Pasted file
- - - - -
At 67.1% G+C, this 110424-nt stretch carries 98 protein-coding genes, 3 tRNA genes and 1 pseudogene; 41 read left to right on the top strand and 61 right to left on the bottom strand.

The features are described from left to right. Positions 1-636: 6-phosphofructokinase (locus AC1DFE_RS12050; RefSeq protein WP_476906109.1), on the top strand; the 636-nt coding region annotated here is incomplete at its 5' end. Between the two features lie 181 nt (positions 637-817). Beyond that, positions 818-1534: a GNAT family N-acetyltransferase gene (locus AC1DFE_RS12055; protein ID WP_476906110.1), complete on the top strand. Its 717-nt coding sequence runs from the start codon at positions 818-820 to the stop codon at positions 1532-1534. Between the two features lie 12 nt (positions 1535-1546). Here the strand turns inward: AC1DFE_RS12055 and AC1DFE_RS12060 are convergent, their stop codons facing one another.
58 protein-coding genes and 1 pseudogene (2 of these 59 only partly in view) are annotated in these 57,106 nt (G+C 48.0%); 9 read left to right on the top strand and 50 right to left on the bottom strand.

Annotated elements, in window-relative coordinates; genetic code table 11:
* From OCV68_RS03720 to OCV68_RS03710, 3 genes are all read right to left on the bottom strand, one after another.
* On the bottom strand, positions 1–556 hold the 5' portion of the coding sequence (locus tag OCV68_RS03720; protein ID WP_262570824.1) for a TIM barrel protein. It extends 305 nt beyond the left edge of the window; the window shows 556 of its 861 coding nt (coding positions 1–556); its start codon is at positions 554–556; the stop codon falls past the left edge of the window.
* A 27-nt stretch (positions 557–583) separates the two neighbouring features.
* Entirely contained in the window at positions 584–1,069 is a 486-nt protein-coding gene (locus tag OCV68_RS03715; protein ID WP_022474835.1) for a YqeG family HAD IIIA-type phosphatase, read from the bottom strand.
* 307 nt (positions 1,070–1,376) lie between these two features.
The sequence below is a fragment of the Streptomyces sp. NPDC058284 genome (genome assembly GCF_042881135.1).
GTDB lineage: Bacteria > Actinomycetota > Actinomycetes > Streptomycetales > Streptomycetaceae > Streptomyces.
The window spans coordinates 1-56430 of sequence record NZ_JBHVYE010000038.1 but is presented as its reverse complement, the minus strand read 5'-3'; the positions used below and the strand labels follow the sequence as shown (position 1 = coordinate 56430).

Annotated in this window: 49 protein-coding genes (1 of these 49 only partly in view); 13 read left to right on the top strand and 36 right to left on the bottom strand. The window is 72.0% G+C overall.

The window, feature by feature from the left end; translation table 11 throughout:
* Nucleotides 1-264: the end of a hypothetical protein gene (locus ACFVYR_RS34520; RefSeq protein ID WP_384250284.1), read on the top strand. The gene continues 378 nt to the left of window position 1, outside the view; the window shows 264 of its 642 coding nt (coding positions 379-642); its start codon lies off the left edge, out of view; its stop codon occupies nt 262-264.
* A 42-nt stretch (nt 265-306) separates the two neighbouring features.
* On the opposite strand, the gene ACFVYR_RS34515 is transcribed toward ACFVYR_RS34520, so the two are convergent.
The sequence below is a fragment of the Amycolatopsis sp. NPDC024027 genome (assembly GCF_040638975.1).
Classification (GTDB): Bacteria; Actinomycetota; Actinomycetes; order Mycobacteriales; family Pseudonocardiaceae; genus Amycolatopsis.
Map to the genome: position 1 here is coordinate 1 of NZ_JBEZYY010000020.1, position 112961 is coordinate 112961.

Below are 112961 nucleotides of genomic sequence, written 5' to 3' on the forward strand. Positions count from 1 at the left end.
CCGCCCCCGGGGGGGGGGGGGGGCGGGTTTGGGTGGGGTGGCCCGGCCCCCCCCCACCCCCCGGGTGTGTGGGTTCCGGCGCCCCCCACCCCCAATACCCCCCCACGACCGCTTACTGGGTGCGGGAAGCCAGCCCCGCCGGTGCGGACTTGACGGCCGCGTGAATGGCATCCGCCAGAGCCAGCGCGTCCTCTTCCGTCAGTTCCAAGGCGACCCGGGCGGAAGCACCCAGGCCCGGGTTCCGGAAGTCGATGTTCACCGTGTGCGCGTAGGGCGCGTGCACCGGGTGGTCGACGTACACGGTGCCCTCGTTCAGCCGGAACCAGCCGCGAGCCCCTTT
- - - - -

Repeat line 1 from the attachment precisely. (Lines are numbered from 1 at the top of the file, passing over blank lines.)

At 67.1% G+C, this 110424-nt stretch carries 98 protein-coding genes, 3 tRNA genes and 1 pseudogene; 41 read left to right on the top strand and 61 right to left on the bottom strand.